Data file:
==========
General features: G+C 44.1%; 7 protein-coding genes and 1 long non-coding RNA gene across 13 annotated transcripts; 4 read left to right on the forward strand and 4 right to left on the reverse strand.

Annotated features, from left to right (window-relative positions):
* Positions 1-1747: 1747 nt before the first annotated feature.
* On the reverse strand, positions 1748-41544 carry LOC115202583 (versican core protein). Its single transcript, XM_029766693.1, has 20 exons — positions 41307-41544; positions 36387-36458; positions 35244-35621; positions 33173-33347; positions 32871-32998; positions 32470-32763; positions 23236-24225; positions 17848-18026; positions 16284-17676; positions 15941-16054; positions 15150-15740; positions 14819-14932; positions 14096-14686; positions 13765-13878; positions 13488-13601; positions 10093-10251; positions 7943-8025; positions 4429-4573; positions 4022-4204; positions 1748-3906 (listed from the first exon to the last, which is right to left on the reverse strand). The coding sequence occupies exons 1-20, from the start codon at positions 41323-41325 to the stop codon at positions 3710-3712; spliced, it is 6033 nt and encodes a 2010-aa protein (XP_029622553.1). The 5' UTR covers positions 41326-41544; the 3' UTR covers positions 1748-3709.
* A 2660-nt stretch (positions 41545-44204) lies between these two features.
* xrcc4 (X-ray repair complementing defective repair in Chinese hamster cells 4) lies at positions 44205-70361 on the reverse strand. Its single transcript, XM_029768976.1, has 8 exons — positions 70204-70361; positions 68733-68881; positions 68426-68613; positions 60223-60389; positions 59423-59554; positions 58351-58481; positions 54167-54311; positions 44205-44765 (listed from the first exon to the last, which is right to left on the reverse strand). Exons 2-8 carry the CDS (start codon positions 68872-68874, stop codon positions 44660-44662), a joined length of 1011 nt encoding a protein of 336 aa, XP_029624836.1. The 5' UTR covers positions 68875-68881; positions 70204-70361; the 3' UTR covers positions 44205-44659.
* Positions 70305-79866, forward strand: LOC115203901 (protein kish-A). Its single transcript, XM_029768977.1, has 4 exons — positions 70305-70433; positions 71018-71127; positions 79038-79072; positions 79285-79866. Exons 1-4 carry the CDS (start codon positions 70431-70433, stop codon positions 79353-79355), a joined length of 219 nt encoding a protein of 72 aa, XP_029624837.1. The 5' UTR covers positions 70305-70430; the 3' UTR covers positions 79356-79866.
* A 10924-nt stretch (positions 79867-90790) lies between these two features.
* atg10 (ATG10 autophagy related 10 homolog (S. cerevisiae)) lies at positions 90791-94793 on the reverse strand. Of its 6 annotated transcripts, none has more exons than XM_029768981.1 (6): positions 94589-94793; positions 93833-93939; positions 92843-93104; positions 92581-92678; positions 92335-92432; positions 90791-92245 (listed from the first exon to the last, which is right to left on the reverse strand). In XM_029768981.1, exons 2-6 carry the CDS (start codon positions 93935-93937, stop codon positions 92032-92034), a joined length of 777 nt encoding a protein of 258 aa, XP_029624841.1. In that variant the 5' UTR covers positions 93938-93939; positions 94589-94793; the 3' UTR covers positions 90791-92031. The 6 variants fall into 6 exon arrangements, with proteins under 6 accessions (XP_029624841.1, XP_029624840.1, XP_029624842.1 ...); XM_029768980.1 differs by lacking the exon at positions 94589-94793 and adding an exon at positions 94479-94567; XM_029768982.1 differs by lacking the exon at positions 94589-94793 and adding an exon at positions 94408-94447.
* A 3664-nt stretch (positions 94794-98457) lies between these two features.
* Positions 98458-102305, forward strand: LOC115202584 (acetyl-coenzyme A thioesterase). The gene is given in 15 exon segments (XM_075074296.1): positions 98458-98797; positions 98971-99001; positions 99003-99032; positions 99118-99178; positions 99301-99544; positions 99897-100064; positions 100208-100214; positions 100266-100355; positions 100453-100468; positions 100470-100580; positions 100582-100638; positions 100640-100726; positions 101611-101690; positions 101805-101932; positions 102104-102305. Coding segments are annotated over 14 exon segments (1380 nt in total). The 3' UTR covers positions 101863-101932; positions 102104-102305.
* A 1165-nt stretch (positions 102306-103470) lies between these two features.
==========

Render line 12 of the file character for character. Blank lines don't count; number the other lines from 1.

* A 1165-nt stretch (positions 102306-103470) lies between these two features.